Tidiness/cleanliness--most people seem to keep reasonable standards of tidiness and cleanliness in common areas. I thought that this would be the worst thing in shared accomodation, but it really has not been much of an issue.
Privacy--much more of an issue. Having lived as a married adult and then single for awhile, I have my likes and dislikes of daily routines, etc, and adopt a live and let live attitude towards the others in the place. I do not mind what others do, and likewise I expect them to give me privacy and let me get on with my life and routine. This is much more of an issue in my present situation where the other house-mate appears annoyingly as I am trying to cook in the kitchen the size of a phone booth for no other reason than to offer unwanted advise on how I should prepare my meal and then offer themselves for unwanted company as I eat. I am at a loss of how to deal with this one, because both dropping hints and being blunt to the point of being rude seem to have no effect on this...
A shut door with a lock is the only salvation here I am afraid...
I cope by spending as little time as possible at the house...and perhaps the only way to deal with shared accomodation is to just have the attitude of making the best of it...knowing it is only temporary. And you might find some situations are in fact decent and OK. There are a few websites of people looking for lodgers--you might find something there to your liking. PM me if you need any suggestions of where to look--and good luck!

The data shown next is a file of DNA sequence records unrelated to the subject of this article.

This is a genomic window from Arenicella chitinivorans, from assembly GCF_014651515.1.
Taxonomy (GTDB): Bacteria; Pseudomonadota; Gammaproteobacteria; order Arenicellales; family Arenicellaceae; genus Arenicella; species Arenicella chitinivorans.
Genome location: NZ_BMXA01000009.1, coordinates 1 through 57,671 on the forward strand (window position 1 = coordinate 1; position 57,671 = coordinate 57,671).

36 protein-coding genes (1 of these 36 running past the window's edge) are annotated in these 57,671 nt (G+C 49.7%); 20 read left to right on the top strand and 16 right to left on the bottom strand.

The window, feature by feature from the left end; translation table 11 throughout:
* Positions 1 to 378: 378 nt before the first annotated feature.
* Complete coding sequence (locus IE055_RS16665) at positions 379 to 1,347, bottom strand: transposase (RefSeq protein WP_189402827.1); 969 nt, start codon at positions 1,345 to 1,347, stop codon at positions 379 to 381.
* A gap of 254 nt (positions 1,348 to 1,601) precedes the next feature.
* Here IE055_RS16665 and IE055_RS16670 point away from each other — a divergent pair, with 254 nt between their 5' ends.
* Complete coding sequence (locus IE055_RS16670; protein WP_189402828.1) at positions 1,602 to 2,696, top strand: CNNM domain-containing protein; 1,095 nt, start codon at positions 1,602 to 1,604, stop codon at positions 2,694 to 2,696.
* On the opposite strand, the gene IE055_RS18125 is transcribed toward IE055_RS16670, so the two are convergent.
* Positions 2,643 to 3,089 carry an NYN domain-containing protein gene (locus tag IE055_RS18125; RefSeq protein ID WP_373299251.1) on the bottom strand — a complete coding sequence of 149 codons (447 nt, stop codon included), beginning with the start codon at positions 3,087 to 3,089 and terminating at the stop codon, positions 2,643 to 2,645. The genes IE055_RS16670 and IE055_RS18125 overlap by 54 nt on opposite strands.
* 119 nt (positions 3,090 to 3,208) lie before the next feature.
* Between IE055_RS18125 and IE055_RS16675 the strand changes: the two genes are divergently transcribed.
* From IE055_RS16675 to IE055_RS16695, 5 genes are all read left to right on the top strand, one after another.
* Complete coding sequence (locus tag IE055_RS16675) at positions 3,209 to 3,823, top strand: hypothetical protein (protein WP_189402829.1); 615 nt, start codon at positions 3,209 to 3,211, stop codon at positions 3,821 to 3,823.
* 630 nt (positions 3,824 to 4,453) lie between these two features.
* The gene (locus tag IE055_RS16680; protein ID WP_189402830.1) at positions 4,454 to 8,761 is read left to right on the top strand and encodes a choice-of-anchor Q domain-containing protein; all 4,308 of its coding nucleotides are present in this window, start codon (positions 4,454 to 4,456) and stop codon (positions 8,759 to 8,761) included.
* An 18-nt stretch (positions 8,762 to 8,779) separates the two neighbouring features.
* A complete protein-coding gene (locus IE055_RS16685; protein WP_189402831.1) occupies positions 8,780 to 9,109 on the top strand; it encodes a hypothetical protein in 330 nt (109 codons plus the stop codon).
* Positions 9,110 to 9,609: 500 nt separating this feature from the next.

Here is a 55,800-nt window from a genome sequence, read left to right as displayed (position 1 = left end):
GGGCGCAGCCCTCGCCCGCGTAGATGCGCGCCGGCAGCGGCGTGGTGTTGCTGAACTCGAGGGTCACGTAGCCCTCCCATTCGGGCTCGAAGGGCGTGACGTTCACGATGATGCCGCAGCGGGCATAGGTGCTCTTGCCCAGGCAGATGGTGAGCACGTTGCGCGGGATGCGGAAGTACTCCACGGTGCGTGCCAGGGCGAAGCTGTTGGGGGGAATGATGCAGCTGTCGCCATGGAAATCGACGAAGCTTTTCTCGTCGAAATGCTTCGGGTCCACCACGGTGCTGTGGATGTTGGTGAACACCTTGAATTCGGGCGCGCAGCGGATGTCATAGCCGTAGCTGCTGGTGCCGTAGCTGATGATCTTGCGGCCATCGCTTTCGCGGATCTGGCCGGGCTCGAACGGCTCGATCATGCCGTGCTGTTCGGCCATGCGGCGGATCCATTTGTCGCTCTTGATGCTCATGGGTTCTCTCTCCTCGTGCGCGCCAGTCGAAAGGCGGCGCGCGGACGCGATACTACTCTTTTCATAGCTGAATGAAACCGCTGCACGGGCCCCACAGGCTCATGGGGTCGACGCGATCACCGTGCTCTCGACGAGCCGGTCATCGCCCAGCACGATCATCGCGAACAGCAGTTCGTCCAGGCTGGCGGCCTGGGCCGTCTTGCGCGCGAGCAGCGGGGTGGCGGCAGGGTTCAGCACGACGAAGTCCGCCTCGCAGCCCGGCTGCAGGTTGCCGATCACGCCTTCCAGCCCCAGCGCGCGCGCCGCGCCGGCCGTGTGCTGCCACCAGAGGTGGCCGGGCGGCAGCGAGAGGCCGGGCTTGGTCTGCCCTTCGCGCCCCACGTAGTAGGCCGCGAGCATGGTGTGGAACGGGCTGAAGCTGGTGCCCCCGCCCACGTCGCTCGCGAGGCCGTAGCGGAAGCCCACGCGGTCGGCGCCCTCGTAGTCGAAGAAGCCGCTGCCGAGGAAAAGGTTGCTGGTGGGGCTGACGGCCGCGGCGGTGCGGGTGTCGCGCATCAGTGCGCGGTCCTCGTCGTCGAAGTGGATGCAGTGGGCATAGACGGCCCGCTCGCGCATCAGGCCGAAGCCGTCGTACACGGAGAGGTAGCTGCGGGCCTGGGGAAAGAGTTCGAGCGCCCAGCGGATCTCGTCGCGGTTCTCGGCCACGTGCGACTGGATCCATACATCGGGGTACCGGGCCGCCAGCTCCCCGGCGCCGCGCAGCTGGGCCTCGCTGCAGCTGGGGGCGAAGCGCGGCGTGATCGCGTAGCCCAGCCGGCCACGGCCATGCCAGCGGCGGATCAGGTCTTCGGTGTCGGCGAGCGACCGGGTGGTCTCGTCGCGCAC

Is there no chance of suspending registration for say three months (after the field trip) so you get time to sort out your personal issues?
I know you're on a tight schedule, however, continuing whilst not in the proper state of mind may do your work more harm than good.
That's a really rough deal Cornflower. You are not giving yourself enough credit for how well you are coping with this. Like everyone else though, I think you need to talk to some trusted people in the flesh as well as online. You need to take care of yourself right now...that might mean taking a little breather or it might mean immersing yourself in work, whatever it is, do it...I think everyone who reads your post is really feeling for you right now.
Masters DegreesSearch For Masters Degrees
An active and supportive community.
Support and advice from your peers.
Your postgraduate questions answered.
Use your experience to help others.
Enter your email address below to get started with your forum account
Enter your username below to login to your account
An email has been sent to your email account along with instructions on how to reset your password. If you do not recieve your email, or have any futher problems accessing your account, then please contact our customer support.
or continue as guest